Given that you work for a global media owner, are you still able to develop new business with new licensees at a local level? It would be interesting to understand your approach to new business development.
Ian Downes, Managing Director, Start Licensing
In the toy category we will have four major toy lines in the market next year. Two of these are licensed to UK companies – Character Group with Scooby-Doo and Corgi for the Harry Potter toy line. The other two, Speed Racer and Batman, are licensed to Mattel which has global rights. Additionally, there are always opportunities to work with good quality UK toy companies such as David Halsall, Flair, Golden Bear, Hornby, Winning Moves and Hy-Pro.
In other categories, such as apparel, the business is far less globalised and most of our partners are UK owned. We prefer to work with blue chip brands and the best of the licensing industry.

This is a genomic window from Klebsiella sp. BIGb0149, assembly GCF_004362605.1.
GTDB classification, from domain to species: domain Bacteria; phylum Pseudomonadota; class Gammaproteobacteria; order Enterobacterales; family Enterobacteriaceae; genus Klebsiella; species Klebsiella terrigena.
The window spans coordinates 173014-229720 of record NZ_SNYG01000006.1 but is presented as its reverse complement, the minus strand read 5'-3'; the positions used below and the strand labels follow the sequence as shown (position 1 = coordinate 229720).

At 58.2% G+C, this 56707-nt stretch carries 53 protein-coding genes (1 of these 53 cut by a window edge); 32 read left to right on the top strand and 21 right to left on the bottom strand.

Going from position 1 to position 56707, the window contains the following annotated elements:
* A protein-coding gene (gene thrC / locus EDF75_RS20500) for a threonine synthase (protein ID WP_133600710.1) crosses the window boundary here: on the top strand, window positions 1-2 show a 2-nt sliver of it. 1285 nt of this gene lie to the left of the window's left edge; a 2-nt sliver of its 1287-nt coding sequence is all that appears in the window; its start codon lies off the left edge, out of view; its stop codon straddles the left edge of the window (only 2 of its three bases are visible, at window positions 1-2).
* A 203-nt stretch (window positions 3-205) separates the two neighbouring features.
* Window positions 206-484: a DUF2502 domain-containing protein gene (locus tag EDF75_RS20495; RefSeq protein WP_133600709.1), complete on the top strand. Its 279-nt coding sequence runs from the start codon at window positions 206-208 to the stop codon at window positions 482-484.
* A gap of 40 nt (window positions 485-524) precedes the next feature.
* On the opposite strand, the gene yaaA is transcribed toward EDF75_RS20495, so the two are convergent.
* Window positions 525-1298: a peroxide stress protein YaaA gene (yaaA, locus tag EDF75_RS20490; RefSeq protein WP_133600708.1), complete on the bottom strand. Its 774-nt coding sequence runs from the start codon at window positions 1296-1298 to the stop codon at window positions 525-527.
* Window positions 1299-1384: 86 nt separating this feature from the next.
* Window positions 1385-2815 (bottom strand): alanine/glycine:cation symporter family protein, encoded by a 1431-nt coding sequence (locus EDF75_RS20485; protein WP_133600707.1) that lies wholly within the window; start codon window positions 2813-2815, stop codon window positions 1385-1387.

What do you think will be the next big kids’ property and why?
Pindy O’Brien, Vice President, Brand Licensing & Retail UK, Fremantle Media Enterprises
We are very confident that it will be Speed Racer, which releases on May 16th next year. This is our live action car racing movie for kids that will have stunts and production values that only the Wachowski brothers of Matrix fame, can deliver. Combine this with fantastic toy lines from both Mattel and Lego and new animation and we have a winning formula.
Which category is going to be a key earner for WBCP in 2008?
Michelle Pearce, Senior UK and International Licensing Manager, Jetix Consumer Products International
Toys is actually the fastest growing category for licensed goods so far in 2007, according to NPD. This is also true for Warner Bros, and especially so for 20087 when we will have toy lines for Scooby-Doo, Speed Racer, Batman and Harry Potter.
How does WBCP balance the workload between properties that are from the Warner portfolio and those that are from third parties?
Samantha Loveday, Editor, Licensing.biz